Are Gluten Free Foods Loaded with Carbs?
While gluten free foods and diets may be top on the food industry’s list, it’s good to understand what gluten really is, where it’s found, and why the heavy carbohydrates seem to be included so frequently in this mix.
Have you ever felt the stickiness of dough, or of a bagel? That stickiness is the result of gluten, the protein contained in some grains, such as wheat (white bread too, also semolina, bulgur, couscous, malt, barley, and rye.) The word “gluten” comes from Latin for “glue” and for good reason. Gluten is the glue that sticks the proteins together to create that delicious bagel, or bread, pasta, crackers, cookies, cakes, cereals, pretzels, breading—even thickening agents use nature’s glue to stick all this tasty stuff together. And it sure sticks to your ribs too… They don’t call it “glue-ten” for nothing.
An estimated 3 million Americans have the immune disorder celiac disease, or an estimated 1 out of every 133 Americans. These are the consumers who spent over two and a half billion dollars last year on foods and beverages without gluten, according to the market research firm Packaged Facts, in Rockville, Maryland. (This amount is up from $210 million in 2001.) While celiac disease is considered genetic, it seems to be affecting more and more people each year. For some unknown reason, sufferers’ bodies perceive gluten in their food as an alien invader and launches an immune system attack on the intestines and other organs. Symptoms can range from diarrhea, abdominal pain, fatigue and headaches to malnourishment, osteoporosis, neurological conditions, and in some cases, infertility and cancer.
Some people may think, avoiding gluten in foods doesn’t necessarily translate into healthy foods. Read the labels and you’ll find that many are loaded with fiber-less grain replacements and heavy on the sugar. Foods that are without gluten are often thought to be low in carbohydrates simply because they lack wheat flour. Sure wheat flour is a source of carbs; but gluten-free foods often contain other ingredients that are just as high if not higher in carbohydrates than flour. One example is rice flour, found in many gluten-free recipes. Certainly rice flour does not have the glue-like substance contained in wheat flour; it does however, have its share of carbs— particularly white rice flour, which is quite high in carb content.
For sweetening, gluten-free recipes often call for honey and sugar, and may include high carb fruits. We all know that when avoiding carbs, you must try to avoid sugar—the epitome of empty calories. Including healthy high fiber greens and vegetables is on target for a low carbohydrate diet, but most fruits are a no-no. This makes gluten-free recipes that call for fruits like bananas are off limits to the low carb dieter.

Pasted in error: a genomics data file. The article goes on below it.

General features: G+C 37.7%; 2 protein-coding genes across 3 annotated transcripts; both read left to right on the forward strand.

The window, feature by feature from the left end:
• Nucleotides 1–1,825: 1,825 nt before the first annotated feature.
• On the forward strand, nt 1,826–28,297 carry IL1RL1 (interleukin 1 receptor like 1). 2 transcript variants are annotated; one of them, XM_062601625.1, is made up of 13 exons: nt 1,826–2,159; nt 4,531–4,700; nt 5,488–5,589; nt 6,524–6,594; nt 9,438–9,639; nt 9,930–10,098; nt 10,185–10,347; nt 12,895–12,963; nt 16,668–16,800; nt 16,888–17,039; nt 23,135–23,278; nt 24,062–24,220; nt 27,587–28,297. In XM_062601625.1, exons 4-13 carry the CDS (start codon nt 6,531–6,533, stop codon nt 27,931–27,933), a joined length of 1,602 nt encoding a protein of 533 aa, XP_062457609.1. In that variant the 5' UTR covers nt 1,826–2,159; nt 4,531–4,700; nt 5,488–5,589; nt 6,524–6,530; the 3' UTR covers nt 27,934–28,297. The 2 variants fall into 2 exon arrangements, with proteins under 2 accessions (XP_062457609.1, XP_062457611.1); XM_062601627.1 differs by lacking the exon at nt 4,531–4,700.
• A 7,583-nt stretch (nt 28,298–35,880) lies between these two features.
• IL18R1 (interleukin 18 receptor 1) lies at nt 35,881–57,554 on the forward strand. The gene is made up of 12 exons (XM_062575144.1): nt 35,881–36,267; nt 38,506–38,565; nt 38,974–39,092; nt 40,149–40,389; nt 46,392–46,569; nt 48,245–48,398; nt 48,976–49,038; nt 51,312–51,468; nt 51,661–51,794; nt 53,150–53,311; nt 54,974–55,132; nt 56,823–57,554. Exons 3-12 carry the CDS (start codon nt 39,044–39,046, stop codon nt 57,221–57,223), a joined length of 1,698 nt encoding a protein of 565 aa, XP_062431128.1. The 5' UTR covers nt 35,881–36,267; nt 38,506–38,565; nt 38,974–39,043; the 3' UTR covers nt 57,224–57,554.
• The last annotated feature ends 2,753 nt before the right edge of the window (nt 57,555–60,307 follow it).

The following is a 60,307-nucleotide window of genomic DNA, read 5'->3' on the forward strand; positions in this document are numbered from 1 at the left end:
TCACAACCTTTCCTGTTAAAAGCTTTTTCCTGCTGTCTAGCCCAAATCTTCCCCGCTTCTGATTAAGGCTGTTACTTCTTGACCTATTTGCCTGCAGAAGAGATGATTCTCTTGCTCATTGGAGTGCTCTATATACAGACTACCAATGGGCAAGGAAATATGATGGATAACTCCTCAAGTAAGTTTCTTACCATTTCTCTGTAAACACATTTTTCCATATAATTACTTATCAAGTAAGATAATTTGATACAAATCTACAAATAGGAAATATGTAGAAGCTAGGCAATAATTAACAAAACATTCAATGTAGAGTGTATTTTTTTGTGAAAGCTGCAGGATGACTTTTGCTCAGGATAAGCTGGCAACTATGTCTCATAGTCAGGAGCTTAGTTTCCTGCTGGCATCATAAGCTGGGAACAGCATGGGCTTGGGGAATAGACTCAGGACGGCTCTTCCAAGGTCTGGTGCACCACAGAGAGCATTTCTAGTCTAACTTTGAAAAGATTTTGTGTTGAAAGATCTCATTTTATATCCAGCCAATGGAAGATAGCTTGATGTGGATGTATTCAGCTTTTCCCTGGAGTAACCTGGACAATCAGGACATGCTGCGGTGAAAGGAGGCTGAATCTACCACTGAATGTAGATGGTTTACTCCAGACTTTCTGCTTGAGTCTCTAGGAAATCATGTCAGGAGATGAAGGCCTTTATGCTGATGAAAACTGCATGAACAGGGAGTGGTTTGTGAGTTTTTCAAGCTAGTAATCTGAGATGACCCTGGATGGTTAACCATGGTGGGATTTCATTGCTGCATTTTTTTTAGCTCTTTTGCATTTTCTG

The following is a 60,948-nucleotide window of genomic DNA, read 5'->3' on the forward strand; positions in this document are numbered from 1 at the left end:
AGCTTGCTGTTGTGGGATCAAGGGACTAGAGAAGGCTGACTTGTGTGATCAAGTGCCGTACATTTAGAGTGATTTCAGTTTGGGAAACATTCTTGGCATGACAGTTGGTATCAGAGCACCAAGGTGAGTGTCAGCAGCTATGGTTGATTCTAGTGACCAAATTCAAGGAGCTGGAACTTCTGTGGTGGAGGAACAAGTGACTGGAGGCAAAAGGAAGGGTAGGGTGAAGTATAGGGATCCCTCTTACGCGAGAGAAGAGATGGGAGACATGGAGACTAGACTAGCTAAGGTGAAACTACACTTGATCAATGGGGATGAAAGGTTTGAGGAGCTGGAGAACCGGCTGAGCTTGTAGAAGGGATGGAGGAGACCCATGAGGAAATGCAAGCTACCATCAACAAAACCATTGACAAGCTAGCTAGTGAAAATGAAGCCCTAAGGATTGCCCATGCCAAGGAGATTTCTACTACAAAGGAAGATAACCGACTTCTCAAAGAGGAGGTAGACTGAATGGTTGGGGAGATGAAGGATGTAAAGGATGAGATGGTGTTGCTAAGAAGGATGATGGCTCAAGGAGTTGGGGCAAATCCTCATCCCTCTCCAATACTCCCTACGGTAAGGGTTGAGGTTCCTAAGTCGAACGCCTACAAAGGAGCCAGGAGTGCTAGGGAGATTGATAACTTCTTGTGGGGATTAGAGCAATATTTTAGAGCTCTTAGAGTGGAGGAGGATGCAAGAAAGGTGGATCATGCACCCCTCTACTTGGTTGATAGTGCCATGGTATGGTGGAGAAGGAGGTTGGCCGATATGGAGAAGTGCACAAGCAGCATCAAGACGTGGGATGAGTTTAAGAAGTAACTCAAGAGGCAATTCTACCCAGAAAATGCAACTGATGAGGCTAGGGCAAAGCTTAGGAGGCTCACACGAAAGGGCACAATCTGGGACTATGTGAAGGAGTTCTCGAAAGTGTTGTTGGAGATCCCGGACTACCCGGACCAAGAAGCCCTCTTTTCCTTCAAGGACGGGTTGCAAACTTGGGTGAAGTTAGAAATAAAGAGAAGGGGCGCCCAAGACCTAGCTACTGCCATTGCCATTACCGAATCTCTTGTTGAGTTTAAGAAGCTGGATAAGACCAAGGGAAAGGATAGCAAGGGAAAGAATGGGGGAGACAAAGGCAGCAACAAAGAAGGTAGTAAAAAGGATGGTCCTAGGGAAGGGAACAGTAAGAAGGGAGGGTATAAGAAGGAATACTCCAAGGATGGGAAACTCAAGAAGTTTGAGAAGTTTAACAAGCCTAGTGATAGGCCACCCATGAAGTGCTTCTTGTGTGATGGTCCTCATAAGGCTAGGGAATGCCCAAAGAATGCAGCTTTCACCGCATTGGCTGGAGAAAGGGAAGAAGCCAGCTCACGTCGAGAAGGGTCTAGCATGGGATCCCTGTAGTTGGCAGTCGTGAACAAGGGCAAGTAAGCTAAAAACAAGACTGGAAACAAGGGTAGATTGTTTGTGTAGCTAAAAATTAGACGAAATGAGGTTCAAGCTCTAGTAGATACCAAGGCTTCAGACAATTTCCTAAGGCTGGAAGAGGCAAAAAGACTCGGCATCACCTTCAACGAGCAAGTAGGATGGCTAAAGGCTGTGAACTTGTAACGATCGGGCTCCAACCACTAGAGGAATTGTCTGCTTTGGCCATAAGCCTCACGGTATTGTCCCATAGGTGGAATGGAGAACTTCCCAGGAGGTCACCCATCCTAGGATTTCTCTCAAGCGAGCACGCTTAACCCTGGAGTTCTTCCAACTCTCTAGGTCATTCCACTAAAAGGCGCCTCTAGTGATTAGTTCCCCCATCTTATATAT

Many of us also suffer from “Labelitis” or the inability to read food labels. It can be tricky trying to understand everything on a package these days. The product may say it’s both low-carb and gluten-free, which may be helpful to those who have celiac disease and on a low-carb diet to lose weight. But the trick is analyzing those carbohydrates to determine their source.
When the carbs come primarily from sugars, the food is not low-carb. If the carbs are from high level of dietary fibers, then they are probably good choices.
Watch out for gluten-free foods that use potato flour, which often has more carbohydrates than whole grain flours, or even wheat flour. You may be avoiding wheat gluten, but you’ll be getting a heavy dose of unwanted carbohydrates.
Here are some sneaky sources of gluten found in foods and other sources:
• Malt (watch that beer!)
• Modified food starch
• Hydrolyzed vegetable protein (TVP)
• Soy sauce and flavorings
• Instant coffee
• Ketchup and mustard
• Cake decorations (very sneaky)
• Deli meats, sausages and hot dogs
• Some vitamins and medications
• Paste and glues on envelope flaps. Envelope flaps? Is nothing sacred?
But don’t despair—unless you enjoy munching on envelope flaps…. Here are some foods that are both gluten-free and low in carbs, so enjoy!
You can eat all the vegetables under the sun. Veggies are naturally gluten-free, so choose the non-starchy vegetables to keep your carbohydrate intake low. (Avoid canned flavored vegetables and canned soup, which may contain wheat as part of the seasonings.)
Nosh on cheese for a gluten-free, low-carb diet (but some blue cheeses can contain traces of gluten, so use caution.) Enjoy cheese as a snack or add cheese to a salad, omelet or almost any dish.
Fish, poultry and meat are great protein sources that are naturally carbohydrate-free. (Always avoid packaged or seasoned meats that may contain gluten in the seasoning.) Beware of sneaky sauces—they can be hidden sources of gluten and carbs. Focus on fresh meat, fish or poultry, and you be the chef—that way you know if it’s suitable for your gluten-free, low-carb needs.
Nut and nut butters made from almonds, macadamia nuts, pistachios, pecans and walnuts are delicious foods to add to your gluten-free, low-carb food list. Avoid dry-roasted and seasoned nuts that may contain traces of wheat and gluten. Natural nut butter is another good gluten-free and low-carbohydrate alternative.
And finally, dark chocolate—there is something sacred after all!!! Nibbling on good-quality dark chocolate, with at least 70 to 85 percent cocoa, is a delicious gluten-free and low-carb treat.
So don’t let these terms and labels drive you ‘round the bend. Remember: if the carbs come primarily from sugars, the food is not low-carb. If the carbs are from high level of dietary fibers, then they are probably good choices.